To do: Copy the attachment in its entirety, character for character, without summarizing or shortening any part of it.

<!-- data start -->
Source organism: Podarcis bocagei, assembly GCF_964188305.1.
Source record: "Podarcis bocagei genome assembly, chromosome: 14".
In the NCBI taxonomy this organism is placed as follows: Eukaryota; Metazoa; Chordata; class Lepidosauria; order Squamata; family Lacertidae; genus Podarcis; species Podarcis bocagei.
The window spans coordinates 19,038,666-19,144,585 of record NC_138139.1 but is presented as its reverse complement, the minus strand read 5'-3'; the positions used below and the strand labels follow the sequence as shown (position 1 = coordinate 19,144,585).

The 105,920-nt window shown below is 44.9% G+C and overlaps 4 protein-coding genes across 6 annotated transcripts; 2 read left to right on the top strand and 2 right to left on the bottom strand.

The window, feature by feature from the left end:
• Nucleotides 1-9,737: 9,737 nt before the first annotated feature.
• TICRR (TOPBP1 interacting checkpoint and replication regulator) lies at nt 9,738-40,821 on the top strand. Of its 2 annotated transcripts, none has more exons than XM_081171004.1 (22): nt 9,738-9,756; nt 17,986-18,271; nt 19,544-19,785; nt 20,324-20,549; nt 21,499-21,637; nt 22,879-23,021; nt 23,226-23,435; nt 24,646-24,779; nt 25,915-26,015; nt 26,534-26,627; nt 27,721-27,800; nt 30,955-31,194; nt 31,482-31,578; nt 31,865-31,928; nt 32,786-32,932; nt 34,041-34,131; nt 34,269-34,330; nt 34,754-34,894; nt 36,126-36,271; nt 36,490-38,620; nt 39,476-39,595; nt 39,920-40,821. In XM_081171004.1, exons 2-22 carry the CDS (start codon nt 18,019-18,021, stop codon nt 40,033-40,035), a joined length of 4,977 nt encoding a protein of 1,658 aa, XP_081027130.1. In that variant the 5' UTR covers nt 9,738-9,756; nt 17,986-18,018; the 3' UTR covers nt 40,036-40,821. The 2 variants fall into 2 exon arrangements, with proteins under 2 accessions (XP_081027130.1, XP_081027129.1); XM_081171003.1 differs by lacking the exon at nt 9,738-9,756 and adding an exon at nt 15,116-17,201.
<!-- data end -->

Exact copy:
Source organism: Podarcis bocagei, assembly GCF_964188305.1.
Source record: "Podarcis bocagei genome assembly, chromosome: 14".
In the NCBI taxonomy this organism is placed as follows: Eukaryota; Metazoa; Chordata; class Lepidosauria; order Squamata; family Lacertidae; genus Podarcis; species Podarcis bocagei.
The window spans coordinates 19,038,666-19,144,585 of record NC_138139.1 but is presented as its reverse complement, the minus strand read 5'-3'; the positions used below and the strand labels follow the sequence as shown (position 1 = coordinate 19,144,585).

The 105,920-nt window shown below is 44.9% G+C and overlaps 4 protein-coding genes across 6 annotated transcripts; 2 read left to right on the top strand and 2 right to left on the bottom strand.

The window, feature by feature from the left end:
• Nucleotides 1-9,737: 9,737 nt before the first annotated feature.
• TICRR (TOPBP1 interacting checkpoint and replication regulator) lies at nt 9,738-40,821 on the top strand. Of its 2 annotated transcripts, none has more exons than XM_081171004.1 (22): nt 9,738-9,756; nt 17,986-18,271; nt 19,544-19,785; nt 20,324-20,549; nt 21,499-21,637; nt 22,879-23,021; nt 23,226-23,435; nt 24,646-24,779; nt 25,915-26,015; nt 26,534-26,627; nt 27,721-27,800; nt 30,955-31,194; nt 31,482-31,578; nt 31,865-31,928; nt 32,786-32,932; nt 34,041-34,131; nt 34,269-34,330; nt 34,754-34,894; nt 36,126-36,271; nt 36,490-38,620; nt 39,476-39,595; nt 39,920-40,821. In XM_081171004.1, exons 2-22 carry the CDS (start codon nt 18,019-18,021, stop codon nt 40,033-40,035), a joined length of 4,977 nt encoding a protein of 1,658 aa, XP_081027130.1. In that variant the 5' UTR covers nt 9,738-9,756; nt 17,986-18,018; the 3' UTR covers nt 40,036-40,821. The 2 variants fall into 2 exon arrangements, with proteins under 2 accessions (XP_081027130.1, XP_081027129.1); XM_081171003.1 differs by lacking the exon at nt 9,738-9,756 and adding an exon at nt 15,116-17,201.